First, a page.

The Healthy Tipping Point

A few months ago I stumbled across a blog that really spoke to me called the Healthy Tipping Point. In the book The Tipping Point by Malcolm Gladwell, the Tipping Point refers to a “moment of critical mass, the threshold, the boiling point,” or “the levels at which the momentum for change becomes unstoppable.” The Healthy Tipping Point is explained as when we stop trying to live healthy and it just happens.

This means to me, in a nutshell, a habit.

This has really hit home to me. I feel like healthy eating is tricky because it can seem overwhelming, there are so many different diets and conflicting information out there, and it’s difficult to know what to do. For me, it is finally starting to be a habit, but it took a long time (um, 27 years) to get to this point, and to become educated on what I should be eating. Although please keep in mind, no expert here! I can only tell you about my own experiences, and hope that you can relate.

I was working at Dairy Queen the first time I thought I should try to “watch what I eat.” Pretty ideal environment for healthy eating, I know (hehe). I didn’t really know what to do or where to start, so I thought I would probably lose weight if I ate a Lean Cuisine for one meal a day.

Bad. Idea. I worked at Dairy Queen, and thought I could get by on basically a noodle and a carrot for lunch, while serving customers delicious-looking ice cream all day (a weakness of mine).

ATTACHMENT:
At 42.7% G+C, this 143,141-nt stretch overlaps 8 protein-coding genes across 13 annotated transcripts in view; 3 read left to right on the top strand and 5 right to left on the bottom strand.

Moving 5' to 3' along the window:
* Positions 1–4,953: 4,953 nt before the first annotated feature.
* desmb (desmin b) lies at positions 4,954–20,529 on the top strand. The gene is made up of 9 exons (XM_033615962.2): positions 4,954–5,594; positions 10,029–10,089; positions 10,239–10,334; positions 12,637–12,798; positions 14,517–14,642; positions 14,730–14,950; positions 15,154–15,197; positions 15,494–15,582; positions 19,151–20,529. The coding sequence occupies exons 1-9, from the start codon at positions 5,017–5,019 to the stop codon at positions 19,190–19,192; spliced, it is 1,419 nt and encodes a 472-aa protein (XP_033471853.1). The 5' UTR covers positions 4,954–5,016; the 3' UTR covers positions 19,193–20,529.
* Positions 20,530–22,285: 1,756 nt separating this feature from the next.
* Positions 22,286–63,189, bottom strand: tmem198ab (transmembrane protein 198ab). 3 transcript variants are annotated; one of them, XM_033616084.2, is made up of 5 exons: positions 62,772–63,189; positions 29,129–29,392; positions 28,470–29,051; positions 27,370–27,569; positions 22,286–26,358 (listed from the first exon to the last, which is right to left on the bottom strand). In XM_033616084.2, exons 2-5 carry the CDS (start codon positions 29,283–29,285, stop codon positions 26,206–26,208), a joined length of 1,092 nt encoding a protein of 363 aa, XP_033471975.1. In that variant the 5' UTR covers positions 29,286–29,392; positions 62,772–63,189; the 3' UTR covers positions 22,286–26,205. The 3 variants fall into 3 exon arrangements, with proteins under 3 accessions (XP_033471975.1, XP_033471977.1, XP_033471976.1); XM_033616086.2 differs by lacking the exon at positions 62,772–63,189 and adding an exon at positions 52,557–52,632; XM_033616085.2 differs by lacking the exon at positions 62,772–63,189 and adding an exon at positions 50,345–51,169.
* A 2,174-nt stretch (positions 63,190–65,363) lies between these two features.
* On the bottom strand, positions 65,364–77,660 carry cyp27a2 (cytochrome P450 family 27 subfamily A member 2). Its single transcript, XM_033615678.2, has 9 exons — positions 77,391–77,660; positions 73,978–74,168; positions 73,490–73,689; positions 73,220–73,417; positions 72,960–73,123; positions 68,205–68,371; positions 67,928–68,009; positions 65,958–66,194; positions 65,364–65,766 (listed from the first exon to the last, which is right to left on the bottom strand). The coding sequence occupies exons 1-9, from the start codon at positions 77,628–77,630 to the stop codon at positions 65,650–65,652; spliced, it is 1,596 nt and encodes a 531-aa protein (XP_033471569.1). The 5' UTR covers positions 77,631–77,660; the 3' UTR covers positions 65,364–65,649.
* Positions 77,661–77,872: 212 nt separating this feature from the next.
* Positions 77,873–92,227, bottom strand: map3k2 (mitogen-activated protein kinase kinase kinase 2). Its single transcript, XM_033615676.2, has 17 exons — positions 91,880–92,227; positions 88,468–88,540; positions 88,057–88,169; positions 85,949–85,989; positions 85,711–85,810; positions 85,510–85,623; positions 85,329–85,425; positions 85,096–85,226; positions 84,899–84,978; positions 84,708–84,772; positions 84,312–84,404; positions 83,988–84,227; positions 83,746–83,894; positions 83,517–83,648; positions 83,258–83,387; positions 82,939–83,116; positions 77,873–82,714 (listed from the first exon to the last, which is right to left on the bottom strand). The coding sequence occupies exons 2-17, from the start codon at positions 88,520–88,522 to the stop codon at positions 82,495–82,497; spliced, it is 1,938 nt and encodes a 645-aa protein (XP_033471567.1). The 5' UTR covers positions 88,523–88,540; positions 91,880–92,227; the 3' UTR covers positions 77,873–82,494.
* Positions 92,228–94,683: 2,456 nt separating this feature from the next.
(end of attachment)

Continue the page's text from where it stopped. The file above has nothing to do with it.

I'm sorry, but these just ain't gonna cut it!


I know Lean Cuisines are easy and lean. I don’t know what makes them “healthy”, but I can tell you that one of those little Lean Cuisines would tide me over for approximately half an hour before I either hid in the freezer and ate copious amounts of frozen brownie chunks and cookie dough, or stuck my face under the soft serve machine…and then the hot fudge pump to counteract the brain freeze 😉 ( <- the winking smiley face means I could be exaggerating, if any of my former bosses are reading this).

Obviously Lean Cuisines are not the ideal solution for me. I felt deprived, and I just don’t get down like that.

My next “diet” was buying a foot-long sub from Subway each day I worked (choosing one of the under six grams of fat options), eating half of it for lunch, and saving the other half for dinner (and probably a cookie too, because I can’t resist Subway cookies).